by Angela Herring
In the marshlands of the southeast United States, the periwinkle snail is among the most abundant grazing species. “You can look out at high tide and see them everywhere, climbing up on the grasses,” said Randall Hughes, assistant professor of marine and environmental sciences at Northeastern’s Marine Science Center in Nahant, Mass.
According to Hughes, the periwinkles climb the marsh grasses for two reasons: food and safety. In terms of safety, the grasses’ height above the water gives the snails a place to escape their underwater predators. For food, the snails nibble the grass itself as well as the fungi that grow in these grazing scars.
Periwinkles have been munching on marsh grasses for eons, Hughes explained, but recent droughts and high temperatures, combined with lower numbers of snail predators, have increased the snails’ effect on the grasses’ survival: “Occasionally,” she said, “you’ll see a whole area that’s completely denuded.”
For this reason, researchers like Hughes have begun focusing on snails’ impact on marsh grasses. They’ve had a particular interest in studying the vegetative form of the plants, which researchers have long believed to be more common than the sexually reproductive form. While the latter stems spread their genetic information with flower seeds, vegetative stems do it by sending out underground rhizomes, or roots, which sprout new, genetically identical ones.
In a paper recently published in the journal Marine Ecology Progress Series, Hughes and Robyn Zerebecki, a former graduate student in the Three Seas program, found an interesting preference among the periwinkles: they seem to like hanging out on sexually reproductive grass stems more than vegetative stems.
Because it is generally assumed that the dominant form of reproduction is vegetative, perhaps it doesn’t matter too much that the periwinkles prefer sexually reproductive stems.
But Hughes doesn’t agree with that assumption. “We’ve found there’s more genetic diversity in the marsh grasses than expected be if most reproduction is clonal,” Hughes explained. That means the sexually reproducing stems actually play a rather important role in the community.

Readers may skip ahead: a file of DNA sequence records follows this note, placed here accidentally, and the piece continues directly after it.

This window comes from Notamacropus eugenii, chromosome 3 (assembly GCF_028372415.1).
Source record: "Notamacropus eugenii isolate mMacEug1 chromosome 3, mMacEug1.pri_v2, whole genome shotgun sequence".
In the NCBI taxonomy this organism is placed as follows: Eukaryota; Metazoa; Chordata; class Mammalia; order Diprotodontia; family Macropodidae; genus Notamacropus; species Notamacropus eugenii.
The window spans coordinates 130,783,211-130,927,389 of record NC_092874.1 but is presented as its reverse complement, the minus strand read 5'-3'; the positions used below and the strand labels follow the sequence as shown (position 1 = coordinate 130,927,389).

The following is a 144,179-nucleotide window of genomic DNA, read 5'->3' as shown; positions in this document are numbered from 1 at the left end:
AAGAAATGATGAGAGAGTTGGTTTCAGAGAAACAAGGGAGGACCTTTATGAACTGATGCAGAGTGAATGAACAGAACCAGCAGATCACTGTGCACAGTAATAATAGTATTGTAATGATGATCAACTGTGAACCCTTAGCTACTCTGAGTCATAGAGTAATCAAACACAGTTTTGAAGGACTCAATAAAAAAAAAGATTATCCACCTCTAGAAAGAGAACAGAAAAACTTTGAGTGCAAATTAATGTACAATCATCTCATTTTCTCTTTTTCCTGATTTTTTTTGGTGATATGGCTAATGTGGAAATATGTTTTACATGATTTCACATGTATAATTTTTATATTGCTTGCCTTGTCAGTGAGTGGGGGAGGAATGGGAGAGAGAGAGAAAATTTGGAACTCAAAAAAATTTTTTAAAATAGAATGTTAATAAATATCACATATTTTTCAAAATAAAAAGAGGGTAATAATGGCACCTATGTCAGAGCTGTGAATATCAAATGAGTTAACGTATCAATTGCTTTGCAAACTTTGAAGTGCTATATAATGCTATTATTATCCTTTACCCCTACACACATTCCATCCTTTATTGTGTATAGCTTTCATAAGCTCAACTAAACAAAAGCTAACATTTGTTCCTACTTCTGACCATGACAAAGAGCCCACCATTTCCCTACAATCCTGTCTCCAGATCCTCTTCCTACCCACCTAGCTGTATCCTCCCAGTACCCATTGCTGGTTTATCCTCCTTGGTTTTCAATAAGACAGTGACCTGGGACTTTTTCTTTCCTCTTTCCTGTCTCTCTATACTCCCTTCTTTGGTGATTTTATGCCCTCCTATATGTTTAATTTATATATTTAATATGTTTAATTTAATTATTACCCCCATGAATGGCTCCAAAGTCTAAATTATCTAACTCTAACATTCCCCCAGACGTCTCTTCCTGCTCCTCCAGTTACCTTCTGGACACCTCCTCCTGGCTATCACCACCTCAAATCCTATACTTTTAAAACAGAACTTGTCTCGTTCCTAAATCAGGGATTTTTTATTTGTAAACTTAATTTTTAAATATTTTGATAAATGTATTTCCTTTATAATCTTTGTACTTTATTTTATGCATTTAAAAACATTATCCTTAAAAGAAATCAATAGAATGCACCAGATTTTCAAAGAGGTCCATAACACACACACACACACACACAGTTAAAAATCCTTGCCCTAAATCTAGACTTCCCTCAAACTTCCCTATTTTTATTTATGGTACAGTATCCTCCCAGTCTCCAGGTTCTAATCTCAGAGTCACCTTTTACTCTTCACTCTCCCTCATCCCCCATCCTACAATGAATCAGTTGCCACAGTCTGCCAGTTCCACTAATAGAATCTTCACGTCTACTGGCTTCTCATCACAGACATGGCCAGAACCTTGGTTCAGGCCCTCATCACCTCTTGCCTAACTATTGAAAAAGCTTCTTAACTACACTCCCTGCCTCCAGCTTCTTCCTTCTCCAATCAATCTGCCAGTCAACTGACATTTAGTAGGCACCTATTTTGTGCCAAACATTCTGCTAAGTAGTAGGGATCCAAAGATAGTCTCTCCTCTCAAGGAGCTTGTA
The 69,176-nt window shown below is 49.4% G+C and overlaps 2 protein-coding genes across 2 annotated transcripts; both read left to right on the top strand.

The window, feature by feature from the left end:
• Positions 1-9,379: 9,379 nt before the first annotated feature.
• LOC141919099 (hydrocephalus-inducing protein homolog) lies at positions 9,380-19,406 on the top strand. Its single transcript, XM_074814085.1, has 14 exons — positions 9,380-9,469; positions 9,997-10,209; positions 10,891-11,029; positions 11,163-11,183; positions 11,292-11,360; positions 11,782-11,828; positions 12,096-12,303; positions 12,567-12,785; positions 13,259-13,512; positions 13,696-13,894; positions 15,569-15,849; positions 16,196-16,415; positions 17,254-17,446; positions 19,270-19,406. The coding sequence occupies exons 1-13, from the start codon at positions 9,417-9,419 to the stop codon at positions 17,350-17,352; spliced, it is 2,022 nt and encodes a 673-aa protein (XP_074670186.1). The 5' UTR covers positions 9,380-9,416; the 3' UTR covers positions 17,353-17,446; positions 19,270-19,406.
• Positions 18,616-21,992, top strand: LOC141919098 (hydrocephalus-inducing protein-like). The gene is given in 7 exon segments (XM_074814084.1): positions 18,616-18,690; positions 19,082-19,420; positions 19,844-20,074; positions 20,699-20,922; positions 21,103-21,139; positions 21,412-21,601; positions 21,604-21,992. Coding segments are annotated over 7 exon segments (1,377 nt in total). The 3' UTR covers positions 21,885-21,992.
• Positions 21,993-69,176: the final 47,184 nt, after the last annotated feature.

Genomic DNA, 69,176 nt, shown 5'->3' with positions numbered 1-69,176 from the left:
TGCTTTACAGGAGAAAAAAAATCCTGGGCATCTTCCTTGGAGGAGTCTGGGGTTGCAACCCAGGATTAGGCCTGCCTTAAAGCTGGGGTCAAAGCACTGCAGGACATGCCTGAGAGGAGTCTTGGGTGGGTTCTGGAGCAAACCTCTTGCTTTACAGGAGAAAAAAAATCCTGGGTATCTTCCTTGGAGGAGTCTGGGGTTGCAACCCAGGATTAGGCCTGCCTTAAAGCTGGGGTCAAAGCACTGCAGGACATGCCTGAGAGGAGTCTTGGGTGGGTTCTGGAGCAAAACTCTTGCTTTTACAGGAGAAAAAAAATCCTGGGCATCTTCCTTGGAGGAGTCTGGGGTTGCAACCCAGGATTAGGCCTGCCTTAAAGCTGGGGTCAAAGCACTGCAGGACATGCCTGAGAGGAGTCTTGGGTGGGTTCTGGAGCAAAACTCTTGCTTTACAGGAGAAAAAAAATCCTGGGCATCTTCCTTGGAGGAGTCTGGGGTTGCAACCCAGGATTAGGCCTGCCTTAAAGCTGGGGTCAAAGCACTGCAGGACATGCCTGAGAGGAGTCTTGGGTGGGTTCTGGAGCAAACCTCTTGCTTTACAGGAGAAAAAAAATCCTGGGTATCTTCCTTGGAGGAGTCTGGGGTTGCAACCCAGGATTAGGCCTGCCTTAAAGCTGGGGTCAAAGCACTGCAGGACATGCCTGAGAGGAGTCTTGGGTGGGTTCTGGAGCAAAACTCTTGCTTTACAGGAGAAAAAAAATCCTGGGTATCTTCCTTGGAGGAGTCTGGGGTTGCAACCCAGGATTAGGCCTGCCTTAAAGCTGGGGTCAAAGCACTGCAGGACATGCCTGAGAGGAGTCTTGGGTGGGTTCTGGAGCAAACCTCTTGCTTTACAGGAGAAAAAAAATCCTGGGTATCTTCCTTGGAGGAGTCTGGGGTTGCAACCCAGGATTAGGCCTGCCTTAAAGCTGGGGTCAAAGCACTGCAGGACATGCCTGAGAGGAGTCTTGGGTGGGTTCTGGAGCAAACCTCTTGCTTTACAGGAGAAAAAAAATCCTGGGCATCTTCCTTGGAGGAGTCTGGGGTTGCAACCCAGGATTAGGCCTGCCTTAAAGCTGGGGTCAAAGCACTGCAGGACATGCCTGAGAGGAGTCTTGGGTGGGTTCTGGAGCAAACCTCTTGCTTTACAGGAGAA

Hughes and Zerebecki decided to examine the snails’ impact on these stems. As it turns out, the answer is ‘minimal.’ While previous research has shown snails can destroy vegetative stems, the sexually reproductive ones seem to be tougher and less susceptible to the snails’ grazing.
Hughes noted that there’s virtually no nutritional reason behind the snails’ preference. So what is it about the flowering stems that makes them so desirable? “They’ll climb the tallest, most rigid grasses available,” she explained, adding that the vegetative stems tend to be shorter and more flexible than the flowering stems.
Regardless of why they climb the reproductive grasses more, Hughes’ results point to a needed shift in the research community: “The attention paid to the negative effects of snails is all focused on one stage in the lifecycle,” she said. “But we can’t assume the same thing happens across all stages.”
The results, in the midst of a growing wave of gloomy climate-related research, provide a modicum of reassurance, said Hughes. “Even when we see obvious grazing on vegetative stems, this research suggests that sexual reproduction may provide some resiliency for the marsh system to the negative effects of snail grazing.”